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England fighting an unfamiliar foe

Posted in England in Australia 2010-11

Ashes urn

England's hopes of returning with the urn are higher than at any time since 1986-87

Among the traits exhibited by England fans during previous Ashes tours, overconfidence was perhaps not the most prevalent.

However, such has been the groundswell of support for England in recent weeks that I'm finding it increasingly difficult to keep my optimism in check ahead of the first Test.

There has been a familiar pattern to much of the pre-Ashes coverage - at least on this side of the world - with tales of Australian decline intermingled with reports of growing England assuredness.

However, the length of the build-up and the breadth of the reporting raises the very real danger that the validity of opinions expressed grows in direction proportion to their frequency.

When Andrew Strauss claims in one newspaper that England are quietly confident of winning in Australia, it seems perfectly plausible. By the time you have read it in half a dozen newspapers, heard it trotted out on every other radio station and had it repeatedly flashed up on the internet, it begins to sound like gospel.

At moments like this I find myself turning to the trustiest of cricket companions: Wisden.

I must admit that having a shelf full of them has done little for my street cred down the years, and I am yet to find a lonely hearts column which begins: ‘Attractive female seeks male with GSOH and complete set of almanacks’. As for bringing the 1982 edition on a first date, trust me when I say it’s not a good idea.

When a sense of cricketing perspective is needed, though, there are few better sources to tap into, and a quick glance at the ‘Test Records - England v Australia’ section should serve as a reality check for those who expect the tourists to cruise to victory this winter.

It barely needs repeating that England have not triumphed in Australia since 1986-87, and you may even be aware that they have won only three of the 25 Tests they have played Down Under since then. Yet arguably the most shocking statistic is that, of those three wins, not one came when the Ashes were still at stake.

Alastair Cook

Alastair Cook's century in Adelaide was the latest positive aspect of a tour that has begun in encourgaing fashion for England

The last time England won a Test in Australia that had a bearing on the destination of the urn was 1986. This winter they must, in all likelihood, win a minimum of two to retain the Ashes. Therein lies the challenge.

In delving into the archives, I know I run the risk of being labelled unpatriotic, but my purpose is to highlight the scale of the task facing England over the next two months, which seems to have been conveniently ignored by some tub-thumping publications (we accept our fair share of blame for this, but, then again, we do have a vested interest).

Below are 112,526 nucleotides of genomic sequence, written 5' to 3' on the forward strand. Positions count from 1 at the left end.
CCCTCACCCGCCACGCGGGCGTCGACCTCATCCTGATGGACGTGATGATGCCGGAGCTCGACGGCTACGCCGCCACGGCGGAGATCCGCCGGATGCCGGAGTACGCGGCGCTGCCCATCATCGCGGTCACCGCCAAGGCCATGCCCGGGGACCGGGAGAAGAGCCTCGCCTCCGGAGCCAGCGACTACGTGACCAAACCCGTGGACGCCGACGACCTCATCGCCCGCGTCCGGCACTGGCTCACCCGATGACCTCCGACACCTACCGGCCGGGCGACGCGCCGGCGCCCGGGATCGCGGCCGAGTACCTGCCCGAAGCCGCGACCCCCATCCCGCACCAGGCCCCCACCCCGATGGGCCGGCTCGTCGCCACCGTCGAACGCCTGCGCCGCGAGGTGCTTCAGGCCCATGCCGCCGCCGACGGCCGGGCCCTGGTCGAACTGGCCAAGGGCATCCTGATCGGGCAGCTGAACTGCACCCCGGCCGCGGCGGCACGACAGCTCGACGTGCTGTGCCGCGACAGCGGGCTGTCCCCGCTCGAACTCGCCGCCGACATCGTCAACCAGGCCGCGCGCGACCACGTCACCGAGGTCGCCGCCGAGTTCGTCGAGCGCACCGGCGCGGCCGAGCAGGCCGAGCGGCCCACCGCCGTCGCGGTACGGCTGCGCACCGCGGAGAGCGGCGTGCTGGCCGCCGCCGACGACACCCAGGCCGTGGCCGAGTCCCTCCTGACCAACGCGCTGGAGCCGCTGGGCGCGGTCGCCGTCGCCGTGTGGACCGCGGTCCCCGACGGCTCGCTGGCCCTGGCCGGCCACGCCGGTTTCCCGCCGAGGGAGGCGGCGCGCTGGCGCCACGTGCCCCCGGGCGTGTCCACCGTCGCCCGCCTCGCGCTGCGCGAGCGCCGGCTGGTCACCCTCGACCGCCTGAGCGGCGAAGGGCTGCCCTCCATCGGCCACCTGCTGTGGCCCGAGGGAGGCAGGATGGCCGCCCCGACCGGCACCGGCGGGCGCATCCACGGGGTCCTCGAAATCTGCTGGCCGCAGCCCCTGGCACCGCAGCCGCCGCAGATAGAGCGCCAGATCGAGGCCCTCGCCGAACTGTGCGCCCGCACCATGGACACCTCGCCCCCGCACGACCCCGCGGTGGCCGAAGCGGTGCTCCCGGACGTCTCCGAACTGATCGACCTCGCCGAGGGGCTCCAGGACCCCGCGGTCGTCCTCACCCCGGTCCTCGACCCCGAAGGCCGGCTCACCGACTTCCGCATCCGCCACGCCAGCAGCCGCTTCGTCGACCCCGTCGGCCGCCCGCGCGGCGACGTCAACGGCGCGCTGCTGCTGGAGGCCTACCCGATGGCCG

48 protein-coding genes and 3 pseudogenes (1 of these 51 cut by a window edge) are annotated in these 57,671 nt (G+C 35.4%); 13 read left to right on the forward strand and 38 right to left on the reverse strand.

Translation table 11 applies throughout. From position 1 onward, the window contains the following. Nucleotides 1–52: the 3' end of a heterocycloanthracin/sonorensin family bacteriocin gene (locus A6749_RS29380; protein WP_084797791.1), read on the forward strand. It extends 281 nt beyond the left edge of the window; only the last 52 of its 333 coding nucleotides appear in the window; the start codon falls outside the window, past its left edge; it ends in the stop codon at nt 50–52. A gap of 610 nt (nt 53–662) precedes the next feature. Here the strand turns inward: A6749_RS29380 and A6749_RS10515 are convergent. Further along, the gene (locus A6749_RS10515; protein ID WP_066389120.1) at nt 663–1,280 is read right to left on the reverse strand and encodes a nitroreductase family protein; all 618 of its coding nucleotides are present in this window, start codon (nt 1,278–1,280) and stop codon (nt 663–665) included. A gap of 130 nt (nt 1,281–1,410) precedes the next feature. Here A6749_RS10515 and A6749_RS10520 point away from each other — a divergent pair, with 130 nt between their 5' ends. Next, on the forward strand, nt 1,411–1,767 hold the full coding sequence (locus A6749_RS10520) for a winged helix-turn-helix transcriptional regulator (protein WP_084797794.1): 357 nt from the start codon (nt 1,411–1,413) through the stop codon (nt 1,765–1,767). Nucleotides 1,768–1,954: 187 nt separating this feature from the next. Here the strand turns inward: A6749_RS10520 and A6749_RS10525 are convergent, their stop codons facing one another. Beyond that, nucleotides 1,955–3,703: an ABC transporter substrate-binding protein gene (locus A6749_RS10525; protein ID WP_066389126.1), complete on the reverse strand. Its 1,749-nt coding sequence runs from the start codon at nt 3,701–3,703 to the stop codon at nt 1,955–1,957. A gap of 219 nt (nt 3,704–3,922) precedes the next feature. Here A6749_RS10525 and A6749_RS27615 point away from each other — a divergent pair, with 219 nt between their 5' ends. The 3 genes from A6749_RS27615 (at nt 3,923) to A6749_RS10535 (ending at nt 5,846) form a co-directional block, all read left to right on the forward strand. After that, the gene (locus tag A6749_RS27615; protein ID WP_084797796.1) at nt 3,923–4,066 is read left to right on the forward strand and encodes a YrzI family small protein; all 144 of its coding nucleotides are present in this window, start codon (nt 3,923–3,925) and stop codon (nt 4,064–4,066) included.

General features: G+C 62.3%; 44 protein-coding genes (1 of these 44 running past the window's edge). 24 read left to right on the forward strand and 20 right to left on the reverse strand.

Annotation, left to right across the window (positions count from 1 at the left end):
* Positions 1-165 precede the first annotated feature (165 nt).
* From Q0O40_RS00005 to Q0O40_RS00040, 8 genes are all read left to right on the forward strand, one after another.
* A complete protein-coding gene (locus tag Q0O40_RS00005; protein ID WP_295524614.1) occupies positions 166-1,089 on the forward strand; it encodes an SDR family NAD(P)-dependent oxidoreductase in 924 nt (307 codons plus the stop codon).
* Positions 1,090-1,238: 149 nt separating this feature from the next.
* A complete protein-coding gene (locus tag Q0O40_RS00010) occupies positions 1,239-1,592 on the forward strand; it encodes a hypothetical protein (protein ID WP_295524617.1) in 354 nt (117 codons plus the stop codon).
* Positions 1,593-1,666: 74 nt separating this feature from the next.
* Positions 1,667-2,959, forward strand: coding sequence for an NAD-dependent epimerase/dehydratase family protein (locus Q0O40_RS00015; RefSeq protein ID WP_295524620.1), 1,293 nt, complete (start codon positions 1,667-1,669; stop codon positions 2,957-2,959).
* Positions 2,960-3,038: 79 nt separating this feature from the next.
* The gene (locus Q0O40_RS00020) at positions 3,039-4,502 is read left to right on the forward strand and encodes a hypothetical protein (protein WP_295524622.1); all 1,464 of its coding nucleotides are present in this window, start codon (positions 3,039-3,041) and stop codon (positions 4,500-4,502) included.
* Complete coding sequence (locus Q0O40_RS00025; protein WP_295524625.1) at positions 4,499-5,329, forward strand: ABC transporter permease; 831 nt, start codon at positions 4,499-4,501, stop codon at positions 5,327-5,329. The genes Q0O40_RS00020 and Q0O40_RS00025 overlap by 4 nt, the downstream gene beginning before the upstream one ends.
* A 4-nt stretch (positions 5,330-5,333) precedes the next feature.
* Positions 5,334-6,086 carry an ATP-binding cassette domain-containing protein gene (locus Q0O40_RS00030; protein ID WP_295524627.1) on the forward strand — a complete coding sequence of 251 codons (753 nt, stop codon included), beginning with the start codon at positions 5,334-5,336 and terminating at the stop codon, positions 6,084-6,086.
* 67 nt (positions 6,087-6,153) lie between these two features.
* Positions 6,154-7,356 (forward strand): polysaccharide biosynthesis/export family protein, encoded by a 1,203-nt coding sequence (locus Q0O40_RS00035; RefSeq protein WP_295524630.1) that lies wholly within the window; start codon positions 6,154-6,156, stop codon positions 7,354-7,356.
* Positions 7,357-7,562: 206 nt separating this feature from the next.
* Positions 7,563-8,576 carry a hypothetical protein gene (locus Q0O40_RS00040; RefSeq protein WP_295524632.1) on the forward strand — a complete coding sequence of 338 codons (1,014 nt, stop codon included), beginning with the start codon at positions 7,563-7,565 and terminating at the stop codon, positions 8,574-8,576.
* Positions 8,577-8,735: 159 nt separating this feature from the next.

In particular, it would be mighty foolish to dismiss Australia’s record on home soil over the last two decades, against not only England but every other international side: they have won 27 and lost just one of the last 31 series stretching back to 1993.

Statistics, as ever, don’t tell the whole story.

Australia’s recent record is being used as proof of their decline, and it is common knowledge that they have lost their last three Tests. That they won the previous seven is less widely reported by the English media.

Australia’s top order has been the subject of much debate lately, with Ricky Ponting’s batting and captaincy under scrutiny, Michael Clarke’s seemingly guaranteed succession to the throne and the state of his back in doubt, Mike Hussey’s place no longer secure and Simon Katich struggling for fitness. But before we get too carried away, it is worth noting that, of the top five, only Shane Watson averages under 45.

By common consent, however, this winter, represents England’s best chance of success since Mike Gatting returned with the Ashes in his possession almost a quarter of a century ago.

There is no shortage of reasons to believe Strauss will emulate Gatting, chief among them England’s impressive form over the last 18 months, including six series wins in all forms of cricket this summer.

Ricky Ponting

Ricky Ponting's Australia may have lost in India recently, but their record on home soil over the last two decades remains formidable

Tour matches that have traditionally brought nothing but embarrassment have seen two encouraging performances, with most of the top order scoring heavily and the bowlers doing well enough to reportedly earn a rest from the final warm-up match in Hobart. Their Test XI is as good as decided.

Even the most blinkered of Australia supporters could not argue with any credibility that the current team compares favourably with the side of yesteryear containing Warne, McGrath, Gilchrist, Hayden and Langer.

Indeed, Australia seem to be enduring a rare identity crisis. They have just sacked a selector, Merv Hughes, and there are suggestions that they will announce a bloated 16-man squad tomorrow - a full 10 days before the first Test - at an unsuitably lavish press ceremony at Sydney’s Circular Quay.

England’s form versus Australia’s record. Momentum against home advantage. The arguments could go on - and surely will.

Fortunately, it matters not a jot what you, I or anybody else outside of the England camp thinks, for the two Andys in charge - Strauss and Flower - are not the sort to start believing their own publicity.

Surely two of the most grounded men in international cricket, neither will allow a few complimentary headlines to lure them down the dangerous path of overconfidence.

For all England’s strengths on the field, this is the main reason why the players can entertain realistic thoughts of winning the Ashes in Australia. But let us not for one minute think it will be easy.

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